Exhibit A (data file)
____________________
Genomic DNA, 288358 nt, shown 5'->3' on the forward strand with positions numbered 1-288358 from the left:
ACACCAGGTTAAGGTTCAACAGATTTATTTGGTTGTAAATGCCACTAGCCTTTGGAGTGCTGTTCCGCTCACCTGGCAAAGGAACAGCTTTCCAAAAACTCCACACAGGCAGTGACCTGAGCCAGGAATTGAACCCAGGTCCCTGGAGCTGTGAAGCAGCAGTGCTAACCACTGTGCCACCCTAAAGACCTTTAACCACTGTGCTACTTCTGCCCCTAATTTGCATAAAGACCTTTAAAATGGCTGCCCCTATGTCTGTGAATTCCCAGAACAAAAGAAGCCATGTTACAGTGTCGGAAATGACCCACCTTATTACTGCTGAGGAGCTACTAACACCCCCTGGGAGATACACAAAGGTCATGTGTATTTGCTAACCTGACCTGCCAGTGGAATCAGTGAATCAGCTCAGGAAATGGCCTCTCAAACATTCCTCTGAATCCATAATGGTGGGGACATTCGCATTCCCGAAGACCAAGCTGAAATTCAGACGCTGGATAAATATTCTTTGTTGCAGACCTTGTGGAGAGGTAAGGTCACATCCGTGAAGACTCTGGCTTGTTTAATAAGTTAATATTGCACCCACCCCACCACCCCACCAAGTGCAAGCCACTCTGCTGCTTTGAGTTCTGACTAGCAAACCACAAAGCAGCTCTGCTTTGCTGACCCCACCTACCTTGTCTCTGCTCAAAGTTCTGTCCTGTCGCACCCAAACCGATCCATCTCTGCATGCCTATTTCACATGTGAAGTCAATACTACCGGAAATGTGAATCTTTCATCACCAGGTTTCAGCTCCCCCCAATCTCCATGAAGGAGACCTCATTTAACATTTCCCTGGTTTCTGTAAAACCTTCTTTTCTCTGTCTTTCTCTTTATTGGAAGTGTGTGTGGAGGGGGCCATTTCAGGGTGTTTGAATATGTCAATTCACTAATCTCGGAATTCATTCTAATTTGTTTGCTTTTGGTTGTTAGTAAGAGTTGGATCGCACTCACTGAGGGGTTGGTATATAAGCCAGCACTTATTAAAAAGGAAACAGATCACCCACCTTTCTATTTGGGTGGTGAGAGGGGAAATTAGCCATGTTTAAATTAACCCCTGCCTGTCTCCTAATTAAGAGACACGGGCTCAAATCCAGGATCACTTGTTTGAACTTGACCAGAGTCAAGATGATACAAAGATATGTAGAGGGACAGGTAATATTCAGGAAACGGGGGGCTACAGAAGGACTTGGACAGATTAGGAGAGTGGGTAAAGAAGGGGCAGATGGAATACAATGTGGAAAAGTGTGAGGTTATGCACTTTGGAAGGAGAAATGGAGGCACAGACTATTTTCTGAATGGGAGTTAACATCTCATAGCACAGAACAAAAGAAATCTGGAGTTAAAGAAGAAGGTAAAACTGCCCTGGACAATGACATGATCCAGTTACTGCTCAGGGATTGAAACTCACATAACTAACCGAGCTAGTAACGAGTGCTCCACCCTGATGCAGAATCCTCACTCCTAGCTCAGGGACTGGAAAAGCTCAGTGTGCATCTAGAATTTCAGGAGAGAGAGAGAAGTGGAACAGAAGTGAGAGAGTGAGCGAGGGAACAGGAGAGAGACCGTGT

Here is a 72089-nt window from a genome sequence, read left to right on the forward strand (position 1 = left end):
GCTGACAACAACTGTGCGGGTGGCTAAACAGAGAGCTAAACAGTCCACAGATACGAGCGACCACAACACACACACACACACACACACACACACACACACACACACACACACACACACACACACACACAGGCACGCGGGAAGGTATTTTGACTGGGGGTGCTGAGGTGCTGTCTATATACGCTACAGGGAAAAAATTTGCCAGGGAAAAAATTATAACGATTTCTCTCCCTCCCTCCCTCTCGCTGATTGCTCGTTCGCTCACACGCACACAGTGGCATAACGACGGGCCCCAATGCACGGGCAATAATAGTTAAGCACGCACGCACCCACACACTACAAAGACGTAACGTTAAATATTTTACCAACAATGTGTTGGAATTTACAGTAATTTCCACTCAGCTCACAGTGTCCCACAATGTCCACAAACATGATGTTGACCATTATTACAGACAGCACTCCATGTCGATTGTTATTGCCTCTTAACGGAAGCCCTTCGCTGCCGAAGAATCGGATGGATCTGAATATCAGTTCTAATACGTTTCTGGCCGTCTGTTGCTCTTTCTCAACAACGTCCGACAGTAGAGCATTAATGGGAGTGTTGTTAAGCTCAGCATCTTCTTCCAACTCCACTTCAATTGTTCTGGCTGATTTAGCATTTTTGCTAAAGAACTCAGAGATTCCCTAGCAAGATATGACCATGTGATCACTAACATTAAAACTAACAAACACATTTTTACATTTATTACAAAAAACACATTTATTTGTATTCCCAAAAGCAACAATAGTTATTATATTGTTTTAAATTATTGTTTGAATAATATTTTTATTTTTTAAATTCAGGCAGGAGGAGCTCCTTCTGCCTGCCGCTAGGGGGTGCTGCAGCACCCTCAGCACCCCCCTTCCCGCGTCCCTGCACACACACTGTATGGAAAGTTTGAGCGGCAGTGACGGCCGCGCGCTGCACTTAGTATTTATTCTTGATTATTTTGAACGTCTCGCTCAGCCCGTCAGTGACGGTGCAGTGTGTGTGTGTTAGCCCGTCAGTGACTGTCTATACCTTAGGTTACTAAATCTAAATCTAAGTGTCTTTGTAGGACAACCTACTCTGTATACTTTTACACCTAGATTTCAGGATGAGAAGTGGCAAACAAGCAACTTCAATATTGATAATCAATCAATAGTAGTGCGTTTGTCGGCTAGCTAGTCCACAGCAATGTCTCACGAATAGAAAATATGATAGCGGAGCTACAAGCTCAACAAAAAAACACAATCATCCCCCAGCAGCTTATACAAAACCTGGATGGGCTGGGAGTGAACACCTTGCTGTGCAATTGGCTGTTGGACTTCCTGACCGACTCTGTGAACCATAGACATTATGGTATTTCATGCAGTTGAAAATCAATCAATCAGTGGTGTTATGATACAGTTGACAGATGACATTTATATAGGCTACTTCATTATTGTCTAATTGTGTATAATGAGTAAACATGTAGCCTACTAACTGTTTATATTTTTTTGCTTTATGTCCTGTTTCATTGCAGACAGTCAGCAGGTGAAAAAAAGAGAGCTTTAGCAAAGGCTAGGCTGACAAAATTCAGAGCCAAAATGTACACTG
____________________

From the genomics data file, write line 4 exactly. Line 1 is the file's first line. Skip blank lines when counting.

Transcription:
GCTGACAACAACTGTGCGGGTGGCTAAACAGAGAGCTAAACAGTCCACAGATACGAGCGACCACAACACACACACACACACACACACACACACACACACACACACACACACACACACACACACACACAGGCACGCGGGAAGGTATTTTGACTGGGGGTGCTGAGGTGCTGTCTATATACGCTACAGGGAAAAAATTTGCCAGGGAAAAAATTATAACGATTTCTCTCCCTCCCTCCCTCTCGCTGATTGCTCGTTCGCTCACACGCACACAGTGGCATAACGACGGGCCCCAATGCACGGGCAATAATAGTTAAGCACGCACGCACCCACACACTACAAAGACGTAACGTTAAATATTTTACCAACAATGTGTTGGAATTTACAGTAATTTCCACTCAGCTCACAGTGTCCCACAATGTCCACAAACATGATGTTGACCATTATTACAGACAGCACTCCATGTCGATTGTTATTGCCTCTTAACGGAAGCCCTTCGCTGCCGAAGAATCGGATGGATCTGAATATCAGTTCTAATACGTTTCTGGCCGTCTGTTGCTCTTTCTCAACAACGTCCGACAGTAGAGCATTAATGGGAGTGTTGTTAAGCTCAGCATCTTCTTCCAACTCCACTTCAATTGTTCTGGCTGATTTAGCATTTTTGCTAAAGAACTCAGAGATTCCCTAGCAAGATATGACCATGTGATCACTAACATTAAAACTAACAAACACATTTTTACATTTATTACAAAAAACACATTTATTTGTATTCCCAAAAGCAACAATAGTTATTATATTGTTTTAAATTATTGTTTGAATAATATTTTTATTTTTTAAATTCAGGCAGGAGGAGCTCCTTCTGCCTGCCGCTAGGGGGTGCTGCAGCACCCTCAGCACCCCCCTTCCCGCGTCCCTGCACACACACTGTATGGAAAGTTTGAGCGGCAGTGACGGCCGCGCGCTGCACTTAGTATTTATTCTTGATTATTTTGAACGTCTCGCTCAGCCCGTCAGTGACGGTGCAGTGTGTGTGTGTTAGCCCGTCAGTGACTGTCTATACCTTAGGTTACTAAATCTAAATCTAAGTGTCTTTGTAGGACAACCTACTCTGTATACTTTTACACCTAGATTTCAGGATGAGAAGTGGCAAACAAGCAACTTCAATATTGATAATCAATCAATAGTAGTGCGTTTGTCGGCTAGCTAGTCCACAGCAATGTCTCACGAATAGAAAATATGATAGCGGAGCTACAAGCTCAACAAAAAAACACAATCATCCCCCAGCAGCTTATACAAAACCTGGATGGGCTGGGAGTGAACACCTTGCTGTGCAATTGGCTGTTGGACTTCCTGACCGACTCTGTGAACCATAGACATTATGGTATTTCATGCAGTTGAAAATCAATCAATCAGTGGTGTTATGATACAGTTGACAGATGACATTTATATAGGCTACTTCATTATTGTCTAATTGTGTATAATGAGTAAACATGTAGCCTACTAACTGTTTATATTTTTTTGCTTTATGTCCTGTTTCATTGCAGACAGTCAGCAGGTGAAAAAAAGAGAGCTTTAGCAAAGGCTAGGCTGACAAAATTCAGAGCCAAAATGTACACTG